"Malibu," she says. Her name is Sally, and she writes mystery novels. Is she here just for this event? "Yes. I've thought about it for thirty-five years. And I just felt I should be here to see if he shows up."
The slim woman in the pale-green suit is standing behind me. I ask her where she's from. "Cambridge. We're supposed to be very serious at Cambridge. But don't tell anyone: I taped the slip in the catalogue."
Sally from Malibu touches my arm. "I think he's here. Look." She points to a birdlike dandy with pale-pink windowpane-check trousers, a burgundy vest, and a gold watch fob. His beard is neatly trimmed and his moustache is waxed hard enough to slash a pillow to ribbons.
"That can't be Soames," I say. "He's not 'dim' at all. Look how healthy his beard is. And he's not wearing the black hat and the waterproof cape." I look at the clock. "Besides," I say, "it's only six after two."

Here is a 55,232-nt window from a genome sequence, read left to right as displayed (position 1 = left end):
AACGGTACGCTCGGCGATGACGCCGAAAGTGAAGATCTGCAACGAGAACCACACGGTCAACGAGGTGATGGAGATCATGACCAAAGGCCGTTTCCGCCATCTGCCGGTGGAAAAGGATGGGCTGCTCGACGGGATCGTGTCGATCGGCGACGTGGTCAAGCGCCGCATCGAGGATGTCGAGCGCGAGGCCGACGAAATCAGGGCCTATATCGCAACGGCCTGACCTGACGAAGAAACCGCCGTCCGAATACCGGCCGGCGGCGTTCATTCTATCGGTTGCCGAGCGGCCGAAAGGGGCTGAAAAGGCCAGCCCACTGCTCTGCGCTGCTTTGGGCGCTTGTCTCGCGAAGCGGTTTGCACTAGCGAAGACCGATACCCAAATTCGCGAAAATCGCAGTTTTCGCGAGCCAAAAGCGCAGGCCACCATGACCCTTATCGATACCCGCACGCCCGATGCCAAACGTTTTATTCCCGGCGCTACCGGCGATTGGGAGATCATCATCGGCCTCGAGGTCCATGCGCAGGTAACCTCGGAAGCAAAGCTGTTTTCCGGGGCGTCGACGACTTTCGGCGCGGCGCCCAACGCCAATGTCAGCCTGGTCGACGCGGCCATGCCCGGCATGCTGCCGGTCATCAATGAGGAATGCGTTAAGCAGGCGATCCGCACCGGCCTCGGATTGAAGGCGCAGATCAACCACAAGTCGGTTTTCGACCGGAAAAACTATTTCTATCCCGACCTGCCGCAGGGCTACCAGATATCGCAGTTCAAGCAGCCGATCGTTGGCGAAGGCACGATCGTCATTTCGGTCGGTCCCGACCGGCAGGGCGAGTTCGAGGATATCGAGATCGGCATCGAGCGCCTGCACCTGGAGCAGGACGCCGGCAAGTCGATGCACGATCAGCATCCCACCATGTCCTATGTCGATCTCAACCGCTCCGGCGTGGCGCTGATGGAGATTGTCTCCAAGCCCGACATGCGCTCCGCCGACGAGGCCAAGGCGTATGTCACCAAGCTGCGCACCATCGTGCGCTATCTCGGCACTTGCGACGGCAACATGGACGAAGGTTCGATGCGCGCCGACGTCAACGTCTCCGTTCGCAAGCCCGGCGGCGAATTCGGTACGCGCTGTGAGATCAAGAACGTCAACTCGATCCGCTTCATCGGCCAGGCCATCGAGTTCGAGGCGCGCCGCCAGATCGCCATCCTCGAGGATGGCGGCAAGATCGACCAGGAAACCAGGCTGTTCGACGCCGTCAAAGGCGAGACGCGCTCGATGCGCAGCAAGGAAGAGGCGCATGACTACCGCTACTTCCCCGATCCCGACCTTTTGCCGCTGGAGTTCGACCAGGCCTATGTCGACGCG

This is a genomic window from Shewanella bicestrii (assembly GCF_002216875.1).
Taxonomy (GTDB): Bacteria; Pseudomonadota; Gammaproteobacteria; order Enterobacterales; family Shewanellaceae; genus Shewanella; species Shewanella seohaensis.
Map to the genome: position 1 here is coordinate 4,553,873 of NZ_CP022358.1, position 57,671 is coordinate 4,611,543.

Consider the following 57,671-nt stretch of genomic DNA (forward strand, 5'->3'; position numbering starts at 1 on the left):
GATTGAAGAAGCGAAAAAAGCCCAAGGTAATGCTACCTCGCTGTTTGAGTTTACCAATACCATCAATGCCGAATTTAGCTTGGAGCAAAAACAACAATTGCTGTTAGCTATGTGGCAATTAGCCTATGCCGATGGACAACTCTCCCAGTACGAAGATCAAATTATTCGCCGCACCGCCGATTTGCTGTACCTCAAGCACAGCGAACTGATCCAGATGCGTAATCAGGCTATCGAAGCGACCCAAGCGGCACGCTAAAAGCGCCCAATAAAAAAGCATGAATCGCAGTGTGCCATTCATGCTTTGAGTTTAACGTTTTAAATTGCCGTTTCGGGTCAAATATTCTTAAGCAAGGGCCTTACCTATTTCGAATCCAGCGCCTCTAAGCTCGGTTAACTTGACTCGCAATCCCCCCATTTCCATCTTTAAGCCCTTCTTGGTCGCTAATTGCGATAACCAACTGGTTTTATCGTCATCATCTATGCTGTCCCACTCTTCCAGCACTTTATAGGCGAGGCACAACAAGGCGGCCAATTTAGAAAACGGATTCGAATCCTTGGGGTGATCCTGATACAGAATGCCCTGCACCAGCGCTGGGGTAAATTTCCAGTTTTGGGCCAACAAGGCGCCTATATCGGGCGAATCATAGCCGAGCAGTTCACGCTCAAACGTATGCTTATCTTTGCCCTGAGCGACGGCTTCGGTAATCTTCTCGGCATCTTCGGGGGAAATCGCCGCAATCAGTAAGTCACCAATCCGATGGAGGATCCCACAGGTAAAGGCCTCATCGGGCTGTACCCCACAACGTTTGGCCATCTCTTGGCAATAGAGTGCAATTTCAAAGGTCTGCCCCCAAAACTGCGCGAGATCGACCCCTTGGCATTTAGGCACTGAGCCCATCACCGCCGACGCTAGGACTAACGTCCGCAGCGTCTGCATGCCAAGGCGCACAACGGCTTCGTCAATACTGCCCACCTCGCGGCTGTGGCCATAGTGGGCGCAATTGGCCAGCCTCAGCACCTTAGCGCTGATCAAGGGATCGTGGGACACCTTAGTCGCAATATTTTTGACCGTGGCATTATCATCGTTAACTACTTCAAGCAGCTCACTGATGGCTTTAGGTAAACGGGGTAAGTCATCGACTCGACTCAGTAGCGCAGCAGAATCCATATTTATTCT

"Oh, you're right," Sally says with a sigh.
TEN PAST TWO P.M. About a dozen pilgrims are waiting, loosely encircling the catalogue bookcase on which the SNOOD volume lies open. The librarians at the round desk in the middle look out at the siege uneasily.
From my right I hear "There he is!"
Not thirty feet from the catalogue a man in a gray Inverness cape and a black clerical hat is making his way toward us.
Someone whispers, "Where did he come from?"
"He's perfect!" gasps the aesthete with the boutonniere.
And, really, he is. The wide-brimmed beaver hat is threadbare. The cape is mud-stained. The man under the cape appears to be in his late twenties, with a large head, long neck, and sloping shoulders. He is pale save for scattered inflammations on his skin, and his mouse-brown hair droops down his neck. To his chin and his upper lip clings thin, lusterless fuzz. His eyes are wide-set, hooded, and sad.
He goes directly to the catalogue and gazes for a long time at the gap where the SNOOD volume belongs. He pulls out the volume to the left and looks through it, puzzled. Then he notices SNOOD lying open on top of the bookcase and leafs through it.